Sea Patrol: articles


Decked out ... the cast of Sea Patrol, at ease in their navy skins as the show picks up pace in the second series.

All ship shape

Decked out ... the cast of Sea Patrol, at ease in their navy skins as the show picks up pace in the second series.

Whether or not you believe in "method" acting - the process of immersing an actor in a real-life experience to achieve a "theatrically truthful" performance - dressing the cast of Sea Patrol in navy uniforms and Kevlar body armour and sending them out into a heatwave day after day delivered striking results.

Returning to the catamaran that served as the show's floating production office during the eight-week shoot at Queensland's sweltering Mission Beach, they filed in like the walking wounded - sweating, exhausted, dehydrated and clearly in pain. Immersed in the role? Yes. Faking it? Certainly not.

Reflecting on the intensity of the experience, actor Jeremy Lindsay Taylor says the challenge was maintaining focus. "Sea Patrol is incredibly challenging, physically and emotionally, and you're trying to do justice to a lot of things - the script, the characters, your colleagues and the Australian Navy," he says. "Every take, that might be the take they use, so it's got to be your best," he says.

Sea Patrol returns this week for a second series, Sea Patrol II: The Coup. The Fremantle class HMAS Hammersley, retired in the final episode of series one, has been replaced by the sleeker, faster (and sexier) Armidale class namesake - a 56-metre, 270-tonne Freudian toy with a Rafael Typhoon 25-millimetre stabilised deck gun, two 12.7-millimetre machine guns and a $28 million price tag.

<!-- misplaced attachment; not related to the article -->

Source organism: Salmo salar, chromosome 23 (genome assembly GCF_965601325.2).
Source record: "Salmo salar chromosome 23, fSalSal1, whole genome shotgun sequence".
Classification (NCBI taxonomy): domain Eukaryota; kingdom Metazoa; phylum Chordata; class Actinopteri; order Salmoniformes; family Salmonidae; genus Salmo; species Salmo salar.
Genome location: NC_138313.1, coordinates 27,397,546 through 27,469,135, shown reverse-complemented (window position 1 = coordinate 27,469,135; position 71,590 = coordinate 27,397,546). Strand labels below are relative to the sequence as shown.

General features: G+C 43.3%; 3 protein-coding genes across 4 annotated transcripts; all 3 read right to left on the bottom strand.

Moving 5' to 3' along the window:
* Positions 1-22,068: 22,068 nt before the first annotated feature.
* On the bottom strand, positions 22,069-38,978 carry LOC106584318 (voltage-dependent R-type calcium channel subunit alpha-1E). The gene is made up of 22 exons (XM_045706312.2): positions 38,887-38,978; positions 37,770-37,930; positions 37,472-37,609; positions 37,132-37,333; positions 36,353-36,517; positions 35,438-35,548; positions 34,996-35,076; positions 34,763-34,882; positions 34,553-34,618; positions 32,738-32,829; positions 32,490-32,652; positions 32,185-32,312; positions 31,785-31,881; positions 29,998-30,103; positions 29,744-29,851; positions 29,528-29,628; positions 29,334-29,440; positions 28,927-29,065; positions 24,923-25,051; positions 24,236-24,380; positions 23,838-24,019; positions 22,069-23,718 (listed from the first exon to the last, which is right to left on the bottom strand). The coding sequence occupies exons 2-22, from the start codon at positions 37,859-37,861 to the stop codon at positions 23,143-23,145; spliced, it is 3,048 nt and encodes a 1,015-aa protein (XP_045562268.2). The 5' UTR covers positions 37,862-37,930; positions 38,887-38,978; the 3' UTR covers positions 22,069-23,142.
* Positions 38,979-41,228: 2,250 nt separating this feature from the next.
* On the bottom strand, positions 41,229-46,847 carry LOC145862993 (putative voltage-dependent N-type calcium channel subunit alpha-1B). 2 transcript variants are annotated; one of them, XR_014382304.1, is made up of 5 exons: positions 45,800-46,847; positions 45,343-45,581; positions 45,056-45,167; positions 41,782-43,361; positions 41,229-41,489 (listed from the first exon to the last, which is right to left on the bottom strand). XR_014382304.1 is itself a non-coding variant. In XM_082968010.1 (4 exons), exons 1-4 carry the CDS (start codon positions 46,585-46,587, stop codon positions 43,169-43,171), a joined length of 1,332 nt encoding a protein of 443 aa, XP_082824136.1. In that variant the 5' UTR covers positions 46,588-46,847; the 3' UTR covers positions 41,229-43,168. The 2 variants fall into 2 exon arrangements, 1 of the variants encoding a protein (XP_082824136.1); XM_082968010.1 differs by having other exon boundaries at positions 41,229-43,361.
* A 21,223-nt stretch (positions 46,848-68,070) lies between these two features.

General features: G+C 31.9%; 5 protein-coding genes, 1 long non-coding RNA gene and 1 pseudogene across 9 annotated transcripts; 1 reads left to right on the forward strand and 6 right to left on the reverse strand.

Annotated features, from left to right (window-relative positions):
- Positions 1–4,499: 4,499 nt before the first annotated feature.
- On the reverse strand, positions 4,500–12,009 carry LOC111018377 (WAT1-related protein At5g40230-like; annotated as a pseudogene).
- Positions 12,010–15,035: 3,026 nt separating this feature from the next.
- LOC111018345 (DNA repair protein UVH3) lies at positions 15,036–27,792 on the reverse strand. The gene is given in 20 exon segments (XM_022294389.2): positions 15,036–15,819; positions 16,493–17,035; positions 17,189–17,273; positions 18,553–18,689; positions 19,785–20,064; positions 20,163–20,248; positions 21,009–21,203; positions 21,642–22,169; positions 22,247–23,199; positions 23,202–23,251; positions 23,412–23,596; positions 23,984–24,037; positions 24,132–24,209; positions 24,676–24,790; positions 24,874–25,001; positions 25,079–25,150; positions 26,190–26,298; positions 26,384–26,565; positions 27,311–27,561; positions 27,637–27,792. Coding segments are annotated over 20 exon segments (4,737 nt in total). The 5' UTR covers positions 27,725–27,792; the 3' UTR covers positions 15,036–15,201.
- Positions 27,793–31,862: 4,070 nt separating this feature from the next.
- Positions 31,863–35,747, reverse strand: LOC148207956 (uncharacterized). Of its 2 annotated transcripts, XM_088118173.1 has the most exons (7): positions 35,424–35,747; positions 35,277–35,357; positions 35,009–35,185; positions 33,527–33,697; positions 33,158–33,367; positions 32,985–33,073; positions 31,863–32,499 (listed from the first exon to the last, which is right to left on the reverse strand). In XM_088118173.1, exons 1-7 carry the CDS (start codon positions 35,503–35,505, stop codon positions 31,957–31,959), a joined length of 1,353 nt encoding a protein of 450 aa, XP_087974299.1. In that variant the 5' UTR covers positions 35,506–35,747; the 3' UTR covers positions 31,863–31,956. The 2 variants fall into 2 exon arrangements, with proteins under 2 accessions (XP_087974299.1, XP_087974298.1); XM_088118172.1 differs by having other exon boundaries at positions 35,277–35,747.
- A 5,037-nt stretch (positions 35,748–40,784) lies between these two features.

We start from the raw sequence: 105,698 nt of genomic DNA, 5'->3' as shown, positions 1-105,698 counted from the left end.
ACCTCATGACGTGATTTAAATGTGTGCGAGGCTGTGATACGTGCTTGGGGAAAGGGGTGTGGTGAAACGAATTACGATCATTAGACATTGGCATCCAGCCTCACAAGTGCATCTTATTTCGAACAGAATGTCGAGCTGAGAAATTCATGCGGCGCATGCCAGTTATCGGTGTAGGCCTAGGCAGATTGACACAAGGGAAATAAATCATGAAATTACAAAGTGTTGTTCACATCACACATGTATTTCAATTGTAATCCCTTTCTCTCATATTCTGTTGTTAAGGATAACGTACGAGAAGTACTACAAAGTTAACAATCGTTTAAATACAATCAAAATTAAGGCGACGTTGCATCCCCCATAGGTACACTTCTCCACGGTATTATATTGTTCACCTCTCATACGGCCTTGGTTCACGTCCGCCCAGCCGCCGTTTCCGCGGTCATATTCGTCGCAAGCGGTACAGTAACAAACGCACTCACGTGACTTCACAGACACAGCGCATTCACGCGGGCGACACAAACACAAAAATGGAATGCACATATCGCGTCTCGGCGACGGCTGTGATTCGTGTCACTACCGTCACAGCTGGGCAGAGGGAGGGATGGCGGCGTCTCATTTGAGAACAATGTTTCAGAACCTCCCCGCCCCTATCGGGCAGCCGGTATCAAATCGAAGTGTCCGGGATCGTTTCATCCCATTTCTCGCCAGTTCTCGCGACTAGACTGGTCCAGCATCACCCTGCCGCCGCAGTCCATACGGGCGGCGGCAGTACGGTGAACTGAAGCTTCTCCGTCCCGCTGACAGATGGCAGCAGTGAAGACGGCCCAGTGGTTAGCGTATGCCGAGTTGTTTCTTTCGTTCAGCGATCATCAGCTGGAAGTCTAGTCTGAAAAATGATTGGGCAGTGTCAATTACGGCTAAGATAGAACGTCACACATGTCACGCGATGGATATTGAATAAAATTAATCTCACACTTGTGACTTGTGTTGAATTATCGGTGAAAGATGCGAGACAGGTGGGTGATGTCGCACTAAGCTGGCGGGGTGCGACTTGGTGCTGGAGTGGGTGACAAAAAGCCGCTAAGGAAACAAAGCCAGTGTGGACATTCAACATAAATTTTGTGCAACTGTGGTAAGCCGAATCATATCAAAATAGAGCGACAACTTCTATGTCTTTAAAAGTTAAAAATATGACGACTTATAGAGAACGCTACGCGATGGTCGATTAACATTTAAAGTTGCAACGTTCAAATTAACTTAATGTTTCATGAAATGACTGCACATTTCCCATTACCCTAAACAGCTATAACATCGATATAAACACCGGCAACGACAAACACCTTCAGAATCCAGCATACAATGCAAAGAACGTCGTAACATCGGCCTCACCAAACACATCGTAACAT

As in the first series, the 13 one-hour episodes of series two are linked by a story thread, a dramatic concession to the Film Finance Corporation backing it as a miniseries. In the first episode, the Hammersley is sent to rescue civilians during a coup in the fictional (but Solomon Islands-esque) Pacific nation of Samaru, the first of several return visits.

Understanding the strengths of the second series of Sea Patrol involves, to some extent, understanding the weaknesses of the first, which was criticised for its simplicity and stiffness. In its defence, it was written for a 7.30pm timeslot but aired at 8.30pm where the audience's expectation (and attention) is greater and was written entirely - 13 scripts in little more than six weeks - before a single frame was filmed.

The most striking aspect of the second series is its naturalness - in stark contrast with the first. Taylor believes the biggest challenge with the first series was the fact that nothing on such a scale had been undertaken before. Also, because the navy world was new to the writers and actors, Taylor felt there was an unwillingness to rock the boat. "We didn't want to stray too far from navy protocol and we didn't feel we had that right," he says. "With the second series, I think we've earned that right to make it more ours."

The cast certainly seem more at ease in their navy skin. "We know more about it, the writers know more about it," Taylor says. "It was a matter of knowledge and taking that first step up to a new level. This is a lot less formal, a lot less regimented and more how it actually is on a patrol boat."

Before filming the first series in late 2006, producers Hal and Di McElroy (Blue Heelers, Water Rats) sent the cast, including Taylor (Pete "Buffer" Tomaszewski), Ian Stenlake (the captain, Mike Flynn), Lisa McCune (executive officer Kate McGregor), Matthew Holmes (Chris "Swain" Blake), Kristian Schmid (radio operator Robert Dixon) and Jay Ryan (Billy "Spider" Webb), to naval "boot camp".